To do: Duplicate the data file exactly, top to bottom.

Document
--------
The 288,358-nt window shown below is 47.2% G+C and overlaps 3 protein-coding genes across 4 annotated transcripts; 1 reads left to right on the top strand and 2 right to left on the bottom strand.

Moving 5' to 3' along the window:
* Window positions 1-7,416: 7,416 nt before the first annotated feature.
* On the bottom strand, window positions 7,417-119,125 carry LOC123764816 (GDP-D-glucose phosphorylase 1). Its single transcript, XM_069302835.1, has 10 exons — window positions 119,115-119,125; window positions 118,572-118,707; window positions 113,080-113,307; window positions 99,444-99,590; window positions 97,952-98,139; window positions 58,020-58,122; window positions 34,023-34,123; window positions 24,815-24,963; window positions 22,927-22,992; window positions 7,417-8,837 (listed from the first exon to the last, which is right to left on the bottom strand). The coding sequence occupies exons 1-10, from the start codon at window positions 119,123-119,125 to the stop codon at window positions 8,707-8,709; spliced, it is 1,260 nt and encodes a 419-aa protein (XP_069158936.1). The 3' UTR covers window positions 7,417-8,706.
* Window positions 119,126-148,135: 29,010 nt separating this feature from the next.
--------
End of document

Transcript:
The 288,358-nt window shown below is 47.2% G+C and overlaps 3 protein-coding genes across 4 annotated transcripts; 1 reads left to right on the top strand and 2 right to left on the bottom strand.

Moving 5' to 3' along the window:
* Window positions 1-7,416: 7,416 nt before the first annotated feature.
* On the bottom strand, window positions 7,417-119,125 carry LOC123764816 (GDP-D-glucose phosphorylase 1). Its single transcript, XM_069302835.1, has 10 exons — window positions 119,115-119,125; window positions 118,572-118,707; window positions 113,080-113,307; window positions 99,444-99,590; window positions 97,952-98,139; window positions 58,020-58,122; window positions 34,023-34,123; window positions 24,815-24,963; window positions 22,927-22,992; window positions 7,417-8,837 (listed from the first exon to the last, which is right to left on the bottom strand). The coding sequence occupies exons 1-10, from the start codon at window positions 119,123-119,125 to the stop codon at window positions 8,707-8,709; spliced, it is 1,260 nt and encodes a 419-aa protein (XP_069158936.1). The 3' UTR covers window positions 7,417-8,706.
* Window positions 119,126-148,135: 29,010 nt separating this feature from the next.